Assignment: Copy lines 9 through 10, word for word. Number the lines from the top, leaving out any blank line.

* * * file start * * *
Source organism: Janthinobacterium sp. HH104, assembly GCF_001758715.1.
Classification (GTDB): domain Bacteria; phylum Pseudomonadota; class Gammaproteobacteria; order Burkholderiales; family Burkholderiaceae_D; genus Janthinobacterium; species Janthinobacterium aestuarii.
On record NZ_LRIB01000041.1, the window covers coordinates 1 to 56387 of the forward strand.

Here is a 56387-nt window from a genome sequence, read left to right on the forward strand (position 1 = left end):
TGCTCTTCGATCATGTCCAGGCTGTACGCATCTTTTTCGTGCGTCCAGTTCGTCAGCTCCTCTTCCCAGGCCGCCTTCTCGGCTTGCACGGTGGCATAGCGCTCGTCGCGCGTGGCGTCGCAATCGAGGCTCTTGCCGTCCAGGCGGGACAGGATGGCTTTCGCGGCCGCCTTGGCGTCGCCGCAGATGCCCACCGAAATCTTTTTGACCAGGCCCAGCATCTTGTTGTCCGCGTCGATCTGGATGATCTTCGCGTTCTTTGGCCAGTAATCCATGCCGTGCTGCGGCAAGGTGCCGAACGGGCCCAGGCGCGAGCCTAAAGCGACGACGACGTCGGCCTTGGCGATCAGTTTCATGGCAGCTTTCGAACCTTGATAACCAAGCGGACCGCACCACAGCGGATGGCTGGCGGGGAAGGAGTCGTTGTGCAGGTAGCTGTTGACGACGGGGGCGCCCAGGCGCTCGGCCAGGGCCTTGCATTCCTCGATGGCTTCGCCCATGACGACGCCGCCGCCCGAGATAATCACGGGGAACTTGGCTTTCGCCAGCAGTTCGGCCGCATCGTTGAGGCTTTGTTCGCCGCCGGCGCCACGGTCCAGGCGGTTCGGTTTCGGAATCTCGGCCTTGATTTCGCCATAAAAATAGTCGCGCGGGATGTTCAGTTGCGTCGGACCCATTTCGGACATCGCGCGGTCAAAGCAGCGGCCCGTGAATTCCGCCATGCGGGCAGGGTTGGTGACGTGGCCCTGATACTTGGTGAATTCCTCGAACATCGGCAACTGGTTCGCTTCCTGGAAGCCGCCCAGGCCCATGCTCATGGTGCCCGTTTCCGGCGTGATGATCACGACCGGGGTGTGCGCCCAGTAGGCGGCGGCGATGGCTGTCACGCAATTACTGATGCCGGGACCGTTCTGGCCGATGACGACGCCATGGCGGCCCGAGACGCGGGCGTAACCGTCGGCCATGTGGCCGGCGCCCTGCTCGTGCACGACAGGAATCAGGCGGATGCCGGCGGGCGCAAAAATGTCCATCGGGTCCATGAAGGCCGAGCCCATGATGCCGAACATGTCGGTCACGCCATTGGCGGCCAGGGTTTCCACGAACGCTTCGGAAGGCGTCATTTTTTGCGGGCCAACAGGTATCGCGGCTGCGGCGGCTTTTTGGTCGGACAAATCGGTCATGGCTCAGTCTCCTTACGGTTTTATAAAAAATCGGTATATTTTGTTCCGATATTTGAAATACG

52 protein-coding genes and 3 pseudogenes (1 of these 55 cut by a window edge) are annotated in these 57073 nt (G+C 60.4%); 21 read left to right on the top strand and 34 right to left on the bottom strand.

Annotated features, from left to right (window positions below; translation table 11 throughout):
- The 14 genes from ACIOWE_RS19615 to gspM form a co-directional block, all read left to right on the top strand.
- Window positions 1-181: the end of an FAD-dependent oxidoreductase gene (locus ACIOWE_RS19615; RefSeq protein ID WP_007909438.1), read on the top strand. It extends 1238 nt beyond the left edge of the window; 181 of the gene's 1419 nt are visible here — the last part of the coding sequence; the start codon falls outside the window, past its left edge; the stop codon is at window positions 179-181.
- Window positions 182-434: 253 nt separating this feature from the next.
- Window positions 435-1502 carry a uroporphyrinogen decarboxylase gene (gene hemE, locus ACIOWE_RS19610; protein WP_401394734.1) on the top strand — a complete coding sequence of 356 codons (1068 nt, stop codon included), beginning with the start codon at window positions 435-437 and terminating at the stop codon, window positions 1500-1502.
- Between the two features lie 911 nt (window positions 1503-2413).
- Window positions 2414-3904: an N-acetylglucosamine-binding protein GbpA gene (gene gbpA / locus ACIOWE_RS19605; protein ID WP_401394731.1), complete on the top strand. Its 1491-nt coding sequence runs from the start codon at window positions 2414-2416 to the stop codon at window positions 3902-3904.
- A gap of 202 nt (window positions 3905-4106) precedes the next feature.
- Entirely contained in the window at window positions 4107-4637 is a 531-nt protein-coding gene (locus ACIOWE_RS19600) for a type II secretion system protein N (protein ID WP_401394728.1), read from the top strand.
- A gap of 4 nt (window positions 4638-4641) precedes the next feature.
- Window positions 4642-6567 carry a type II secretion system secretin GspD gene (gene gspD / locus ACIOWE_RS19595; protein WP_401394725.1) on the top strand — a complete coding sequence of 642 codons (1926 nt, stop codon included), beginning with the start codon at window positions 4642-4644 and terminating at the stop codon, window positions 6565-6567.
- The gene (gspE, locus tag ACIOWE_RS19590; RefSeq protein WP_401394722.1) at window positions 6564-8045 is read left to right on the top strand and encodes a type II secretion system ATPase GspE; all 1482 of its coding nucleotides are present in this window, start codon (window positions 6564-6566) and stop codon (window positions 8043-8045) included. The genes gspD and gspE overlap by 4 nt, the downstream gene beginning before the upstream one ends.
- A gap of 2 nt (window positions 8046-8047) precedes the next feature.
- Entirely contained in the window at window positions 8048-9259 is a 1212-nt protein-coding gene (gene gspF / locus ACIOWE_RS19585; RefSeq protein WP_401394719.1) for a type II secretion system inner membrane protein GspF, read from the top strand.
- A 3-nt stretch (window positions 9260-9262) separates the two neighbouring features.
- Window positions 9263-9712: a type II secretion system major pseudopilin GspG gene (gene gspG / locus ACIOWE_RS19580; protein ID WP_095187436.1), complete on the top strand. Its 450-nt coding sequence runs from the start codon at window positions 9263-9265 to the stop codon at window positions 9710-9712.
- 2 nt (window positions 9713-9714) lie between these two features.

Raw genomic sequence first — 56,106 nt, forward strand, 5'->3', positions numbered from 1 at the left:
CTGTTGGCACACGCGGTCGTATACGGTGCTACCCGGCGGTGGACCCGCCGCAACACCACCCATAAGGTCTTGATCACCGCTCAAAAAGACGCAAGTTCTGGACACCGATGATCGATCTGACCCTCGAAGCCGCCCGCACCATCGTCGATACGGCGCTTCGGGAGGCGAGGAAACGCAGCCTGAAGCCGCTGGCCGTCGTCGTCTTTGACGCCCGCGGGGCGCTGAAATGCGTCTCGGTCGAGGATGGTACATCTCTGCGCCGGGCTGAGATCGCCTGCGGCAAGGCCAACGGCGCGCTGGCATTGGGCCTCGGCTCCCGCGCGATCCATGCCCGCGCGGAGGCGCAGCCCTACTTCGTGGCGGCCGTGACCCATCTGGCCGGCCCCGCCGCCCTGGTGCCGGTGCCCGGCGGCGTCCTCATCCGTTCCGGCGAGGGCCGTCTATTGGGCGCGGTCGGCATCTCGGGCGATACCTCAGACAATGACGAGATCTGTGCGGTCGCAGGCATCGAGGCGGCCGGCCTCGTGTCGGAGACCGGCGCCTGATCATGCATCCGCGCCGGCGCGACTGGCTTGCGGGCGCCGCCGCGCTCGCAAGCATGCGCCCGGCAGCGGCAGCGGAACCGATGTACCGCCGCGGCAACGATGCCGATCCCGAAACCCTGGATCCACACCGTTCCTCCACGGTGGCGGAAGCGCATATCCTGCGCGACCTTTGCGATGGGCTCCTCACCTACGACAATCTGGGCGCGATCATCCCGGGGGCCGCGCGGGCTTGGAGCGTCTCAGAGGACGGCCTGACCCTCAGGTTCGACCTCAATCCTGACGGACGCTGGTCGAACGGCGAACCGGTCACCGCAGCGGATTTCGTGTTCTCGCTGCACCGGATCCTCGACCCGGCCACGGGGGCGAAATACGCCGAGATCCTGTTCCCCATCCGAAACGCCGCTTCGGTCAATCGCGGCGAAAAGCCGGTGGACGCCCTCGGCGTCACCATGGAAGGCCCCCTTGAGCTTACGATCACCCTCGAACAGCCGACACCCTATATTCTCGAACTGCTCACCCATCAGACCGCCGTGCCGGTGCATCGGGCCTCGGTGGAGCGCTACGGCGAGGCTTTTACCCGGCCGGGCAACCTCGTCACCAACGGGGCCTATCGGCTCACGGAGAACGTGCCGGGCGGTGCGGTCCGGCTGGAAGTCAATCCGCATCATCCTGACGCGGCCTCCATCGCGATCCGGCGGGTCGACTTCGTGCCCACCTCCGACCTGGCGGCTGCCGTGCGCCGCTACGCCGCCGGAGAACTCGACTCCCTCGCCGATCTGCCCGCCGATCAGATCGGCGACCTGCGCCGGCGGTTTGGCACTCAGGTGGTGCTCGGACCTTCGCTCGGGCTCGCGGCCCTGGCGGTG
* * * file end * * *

- Window positions 1-181: the end of an FAD-dependent oxidoreductase gene (locus ACIOWE_RS19615; RefSeq protein ID WP_007909438.1), read on the top strand. It extends 1238 nt beyond the left edge of the window; 181 of the gene's 1419 nt are visible here — the last part of the coding sequence; the start codon falls outside the window, past its left edge; the stop codon is at window positions 179-181.
- Window positions 182-434: 253 nt separating this feature from the next.